Historic home houses one of the UI’s diamonds
The Dey House, home to the Iowa Writers’ Workshop, is one of several historic homes adapted for reuse as academic or administrative space by the University. Peter A. Dey, who brought the railroad to Iowa City in 1855, had commissioned the house to convince his fiancé to move west from New York City and join him here. The University purchased the house in 1923, but the Writers’ Workshop has only been in the house since 1997. Prior to that, the Workshop occupied many settings, finding its first home in a barracks on the banks of the Iowa River in 1936. Through the years, noted writers, including Frank Conroy, John Irving, Flannery O’Connor, Phillip Roth, Jane Smiley, Kurt Vonnegut, and Marilynne Robinson, have participated in the Writers’ Workshop as both students and faculty. Today, the house represents he core of a writer’s community, making Iowa City an epicenter for top writing talent.
The Dey House has been expanded since its original construction, most notably with the addition of an ornate hall and staircase in the 1870s
Facing Clinton Street, the Italianate design is fronted by a porch with clusters of four colonettes that splinter the light, creating a lively pattern of shade on the building’s eastern face. Above, a hip roof with cast iron fretwork and widow’s walk supports Dey’s contention that, although Iowa City was far west of New York, it was not lacking in civilization. The Dey House has been expanded since its original construction, most notably with the addition of an ornate hall and staircase in the 1870s. While respected the original house as the front door to the Writers’ Workshop, the 2006 addition nearly doubled the programmed square footage.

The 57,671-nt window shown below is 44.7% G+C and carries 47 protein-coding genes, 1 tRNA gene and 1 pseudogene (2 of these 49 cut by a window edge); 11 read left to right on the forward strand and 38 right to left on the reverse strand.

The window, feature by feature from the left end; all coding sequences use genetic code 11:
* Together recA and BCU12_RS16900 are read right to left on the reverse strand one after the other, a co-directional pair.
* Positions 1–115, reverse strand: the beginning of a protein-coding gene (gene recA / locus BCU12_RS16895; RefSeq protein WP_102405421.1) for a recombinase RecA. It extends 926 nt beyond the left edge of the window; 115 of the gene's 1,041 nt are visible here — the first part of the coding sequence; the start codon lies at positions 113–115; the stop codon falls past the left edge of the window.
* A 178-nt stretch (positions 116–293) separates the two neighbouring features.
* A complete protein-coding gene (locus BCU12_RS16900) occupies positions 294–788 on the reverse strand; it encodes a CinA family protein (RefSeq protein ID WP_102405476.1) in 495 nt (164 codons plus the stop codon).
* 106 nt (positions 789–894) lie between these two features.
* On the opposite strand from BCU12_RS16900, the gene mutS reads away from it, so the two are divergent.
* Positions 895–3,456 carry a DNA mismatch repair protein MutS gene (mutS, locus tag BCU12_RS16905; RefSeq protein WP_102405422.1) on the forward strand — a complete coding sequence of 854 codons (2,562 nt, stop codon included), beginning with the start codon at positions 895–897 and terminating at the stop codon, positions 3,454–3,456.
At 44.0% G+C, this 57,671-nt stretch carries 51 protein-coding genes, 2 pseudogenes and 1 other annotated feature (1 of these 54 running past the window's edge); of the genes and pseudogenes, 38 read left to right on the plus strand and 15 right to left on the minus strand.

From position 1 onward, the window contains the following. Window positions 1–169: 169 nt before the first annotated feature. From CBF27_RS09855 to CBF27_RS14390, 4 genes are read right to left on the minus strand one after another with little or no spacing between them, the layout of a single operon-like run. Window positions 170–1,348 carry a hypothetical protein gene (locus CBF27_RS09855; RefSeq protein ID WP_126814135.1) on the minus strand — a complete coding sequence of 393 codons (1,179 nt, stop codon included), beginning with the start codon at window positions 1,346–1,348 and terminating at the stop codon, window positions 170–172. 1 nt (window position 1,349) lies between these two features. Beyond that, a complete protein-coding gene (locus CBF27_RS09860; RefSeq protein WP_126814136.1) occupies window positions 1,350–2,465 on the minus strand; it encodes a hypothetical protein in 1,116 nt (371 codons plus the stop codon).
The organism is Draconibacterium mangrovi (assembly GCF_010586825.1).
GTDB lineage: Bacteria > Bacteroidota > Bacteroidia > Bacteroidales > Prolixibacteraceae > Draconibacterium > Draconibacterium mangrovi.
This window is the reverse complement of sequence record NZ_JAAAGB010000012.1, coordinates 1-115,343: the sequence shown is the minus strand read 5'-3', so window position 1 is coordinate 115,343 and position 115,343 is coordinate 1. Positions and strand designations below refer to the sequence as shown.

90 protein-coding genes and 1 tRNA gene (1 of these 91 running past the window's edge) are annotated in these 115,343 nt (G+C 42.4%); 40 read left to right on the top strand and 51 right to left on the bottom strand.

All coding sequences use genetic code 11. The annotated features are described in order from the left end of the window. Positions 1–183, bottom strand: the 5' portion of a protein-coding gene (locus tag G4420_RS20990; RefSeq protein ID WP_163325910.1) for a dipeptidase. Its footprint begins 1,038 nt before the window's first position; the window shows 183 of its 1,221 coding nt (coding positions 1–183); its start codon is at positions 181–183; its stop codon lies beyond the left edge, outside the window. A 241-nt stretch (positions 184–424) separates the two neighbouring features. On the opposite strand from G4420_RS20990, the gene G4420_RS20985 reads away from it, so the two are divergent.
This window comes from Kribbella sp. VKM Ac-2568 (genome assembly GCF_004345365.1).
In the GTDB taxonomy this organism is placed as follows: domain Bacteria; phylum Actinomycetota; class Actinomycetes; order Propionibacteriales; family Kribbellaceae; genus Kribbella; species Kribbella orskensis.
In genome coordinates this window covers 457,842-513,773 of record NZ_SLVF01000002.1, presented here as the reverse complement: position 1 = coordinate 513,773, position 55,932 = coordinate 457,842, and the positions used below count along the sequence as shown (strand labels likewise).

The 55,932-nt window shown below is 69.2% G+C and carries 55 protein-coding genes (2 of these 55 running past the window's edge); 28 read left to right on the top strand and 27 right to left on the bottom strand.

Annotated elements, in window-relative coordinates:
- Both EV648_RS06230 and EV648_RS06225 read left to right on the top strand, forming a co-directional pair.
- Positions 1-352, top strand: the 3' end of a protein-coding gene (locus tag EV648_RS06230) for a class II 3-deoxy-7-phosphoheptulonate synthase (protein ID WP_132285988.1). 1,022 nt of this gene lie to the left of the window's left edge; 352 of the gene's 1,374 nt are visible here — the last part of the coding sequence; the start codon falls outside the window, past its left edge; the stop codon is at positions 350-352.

The Glenn Schaeffer Library wing is pulled back from Clinton Street, creating a backdrop for the original structure. Its quiet street front, however, transitions to an expressive, contemporary Prairie Style Revival that takes maximum advantage of its setting above the Iowa River valley. The use of natural materials and the expensive glass facing west are anchored by a limestone base that grows from the natural bluff. Clerestory windows and shed roofs suggest a visual pun on the literary workshop concept. The main spaces inside the addition are a large, vaulted-ceiling library and public reading room where the more than four thousand volumes written by Workshop graduates and faculty are on display. The room is named in memoriam to Frank Conroy, the Workshop’s director from 1987 to 2005.
Editor's Note: "Architecture 101" is an introduction to the architecture of the University of Iowa campus and some of the history of a handful of its buildings. New chapters will be added weekly beginning in mid-June and through the fall. All installments of Architecture 101 are excerpts from the second edition of the book, "The University of Iowa Guide to Campus Architecture," by John Beldon Scott and Rodney P. Lehnertz. The guide was published for the Office of the President by the University of Iowa Press and will be available for purchase in late summer/early fall 2016.